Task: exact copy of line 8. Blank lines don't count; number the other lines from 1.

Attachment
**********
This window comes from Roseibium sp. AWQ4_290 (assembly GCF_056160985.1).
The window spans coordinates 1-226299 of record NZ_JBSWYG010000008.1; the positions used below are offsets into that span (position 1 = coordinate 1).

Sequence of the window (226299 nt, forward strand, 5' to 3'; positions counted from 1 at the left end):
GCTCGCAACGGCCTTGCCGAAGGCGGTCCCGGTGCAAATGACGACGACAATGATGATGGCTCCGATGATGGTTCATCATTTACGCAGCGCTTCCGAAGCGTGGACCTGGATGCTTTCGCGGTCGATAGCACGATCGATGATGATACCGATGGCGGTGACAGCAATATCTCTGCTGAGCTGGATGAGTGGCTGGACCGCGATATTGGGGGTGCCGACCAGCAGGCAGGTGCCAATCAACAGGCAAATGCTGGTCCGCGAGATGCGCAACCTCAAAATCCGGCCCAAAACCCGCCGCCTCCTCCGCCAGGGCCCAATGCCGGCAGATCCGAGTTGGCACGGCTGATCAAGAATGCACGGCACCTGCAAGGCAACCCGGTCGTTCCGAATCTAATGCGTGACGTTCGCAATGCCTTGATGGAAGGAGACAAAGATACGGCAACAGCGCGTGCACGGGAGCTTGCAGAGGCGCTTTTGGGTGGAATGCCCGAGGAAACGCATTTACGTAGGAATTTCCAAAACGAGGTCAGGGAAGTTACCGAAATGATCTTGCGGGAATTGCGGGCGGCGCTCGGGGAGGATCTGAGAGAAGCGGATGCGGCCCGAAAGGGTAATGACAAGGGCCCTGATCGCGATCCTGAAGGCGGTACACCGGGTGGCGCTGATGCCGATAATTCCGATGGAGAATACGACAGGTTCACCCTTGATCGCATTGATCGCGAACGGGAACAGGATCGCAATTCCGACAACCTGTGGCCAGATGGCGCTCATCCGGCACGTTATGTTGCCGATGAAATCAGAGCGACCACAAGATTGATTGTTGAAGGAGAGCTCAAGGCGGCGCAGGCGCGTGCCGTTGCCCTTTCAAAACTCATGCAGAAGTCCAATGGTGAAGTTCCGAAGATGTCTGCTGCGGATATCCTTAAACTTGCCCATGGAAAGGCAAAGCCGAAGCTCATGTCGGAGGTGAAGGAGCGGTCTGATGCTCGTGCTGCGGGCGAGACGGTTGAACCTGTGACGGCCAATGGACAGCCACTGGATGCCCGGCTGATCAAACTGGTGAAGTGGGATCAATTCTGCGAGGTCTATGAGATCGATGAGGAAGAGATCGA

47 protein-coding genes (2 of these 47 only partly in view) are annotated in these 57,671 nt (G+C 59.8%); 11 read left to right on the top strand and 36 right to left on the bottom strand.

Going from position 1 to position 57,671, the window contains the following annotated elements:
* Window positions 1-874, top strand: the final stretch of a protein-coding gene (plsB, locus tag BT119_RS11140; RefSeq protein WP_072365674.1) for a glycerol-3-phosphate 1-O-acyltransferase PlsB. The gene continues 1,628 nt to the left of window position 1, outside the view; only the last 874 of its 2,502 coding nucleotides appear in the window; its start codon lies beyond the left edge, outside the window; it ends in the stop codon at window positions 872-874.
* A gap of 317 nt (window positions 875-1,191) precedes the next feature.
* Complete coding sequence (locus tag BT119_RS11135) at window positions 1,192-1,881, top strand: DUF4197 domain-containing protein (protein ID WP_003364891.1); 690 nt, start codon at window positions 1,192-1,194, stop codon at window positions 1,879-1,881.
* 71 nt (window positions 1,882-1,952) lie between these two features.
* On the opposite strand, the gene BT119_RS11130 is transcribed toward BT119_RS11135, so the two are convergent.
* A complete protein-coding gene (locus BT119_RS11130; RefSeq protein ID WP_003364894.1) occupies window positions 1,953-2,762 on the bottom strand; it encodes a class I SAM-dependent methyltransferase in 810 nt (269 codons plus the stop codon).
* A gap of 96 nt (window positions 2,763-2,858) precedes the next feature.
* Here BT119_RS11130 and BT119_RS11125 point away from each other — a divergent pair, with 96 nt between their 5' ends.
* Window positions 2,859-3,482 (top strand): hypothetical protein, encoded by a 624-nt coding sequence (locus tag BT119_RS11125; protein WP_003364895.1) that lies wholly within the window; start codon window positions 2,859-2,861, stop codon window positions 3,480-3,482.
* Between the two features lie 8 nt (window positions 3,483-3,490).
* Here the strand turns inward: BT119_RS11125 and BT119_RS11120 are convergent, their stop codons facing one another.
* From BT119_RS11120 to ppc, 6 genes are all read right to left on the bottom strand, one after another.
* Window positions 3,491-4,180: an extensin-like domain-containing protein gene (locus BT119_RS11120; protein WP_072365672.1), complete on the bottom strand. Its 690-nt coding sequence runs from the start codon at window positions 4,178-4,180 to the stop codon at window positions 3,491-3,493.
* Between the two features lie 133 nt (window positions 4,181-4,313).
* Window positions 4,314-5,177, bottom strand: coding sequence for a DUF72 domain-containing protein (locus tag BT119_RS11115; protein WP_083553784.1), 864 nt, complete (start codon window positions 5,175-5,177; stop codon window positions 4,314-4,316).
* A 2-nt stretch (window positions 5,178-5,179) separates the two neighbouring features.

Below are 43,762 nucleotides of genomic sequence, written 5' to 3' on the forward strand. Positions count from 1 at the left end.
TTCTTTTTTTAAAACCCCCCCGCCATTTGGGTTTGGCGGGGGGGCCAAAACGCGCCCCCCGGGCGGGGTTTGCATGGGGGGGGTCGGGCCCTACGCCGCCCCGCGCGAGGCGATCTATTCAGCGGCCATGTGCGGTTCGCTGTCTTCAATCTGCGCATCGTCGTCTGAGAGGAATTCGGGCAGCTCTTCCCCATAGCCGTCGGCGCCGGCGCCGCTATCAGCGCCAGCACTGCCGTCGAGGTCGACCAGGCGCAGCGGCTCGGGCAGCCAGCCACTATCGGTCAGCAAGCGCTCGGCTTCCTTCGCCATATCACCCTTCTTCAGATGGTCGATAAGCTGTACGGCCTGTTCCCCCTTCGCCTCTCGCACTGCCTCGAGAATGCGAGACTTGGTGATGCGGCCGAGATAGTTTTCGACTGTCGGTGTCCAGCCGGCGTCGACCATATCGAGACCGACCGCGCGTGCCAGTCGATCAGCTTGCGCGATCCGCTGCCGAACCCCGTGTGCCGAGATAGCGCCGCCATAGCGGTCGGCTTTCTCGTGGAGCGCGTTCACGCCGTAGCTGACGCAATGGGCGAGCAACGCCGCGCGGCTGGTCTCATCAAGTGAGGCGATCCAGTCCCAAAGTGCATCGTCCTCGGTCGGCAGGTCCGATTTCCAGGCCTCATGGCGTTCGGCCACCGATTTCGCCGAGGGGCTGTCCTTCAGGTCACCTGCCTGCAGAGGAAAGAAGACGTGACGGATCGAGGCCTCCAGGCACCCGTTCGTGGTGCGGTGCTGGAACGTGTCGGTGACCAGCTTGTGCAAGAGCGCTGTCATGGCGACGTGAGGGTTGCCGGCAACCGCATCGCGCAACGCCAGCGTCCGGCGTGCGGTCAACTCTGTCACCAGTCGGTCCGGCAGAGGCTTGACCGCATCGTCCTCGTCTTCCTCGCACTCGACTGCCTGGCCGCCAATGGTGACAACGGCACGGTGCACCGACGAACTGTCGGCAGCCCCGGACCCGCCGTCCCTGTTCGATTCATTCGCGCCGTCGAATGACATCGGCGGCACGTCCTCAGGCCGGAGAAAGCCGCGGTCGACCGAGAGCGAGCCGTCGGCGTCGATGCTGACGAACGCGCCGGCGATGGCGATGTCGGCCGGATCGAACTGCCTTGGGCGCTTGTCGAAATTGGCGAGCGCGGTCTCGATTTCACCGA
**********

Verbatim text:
* A gap of 317 nt (window positions 875-1,191) precedes the next feature.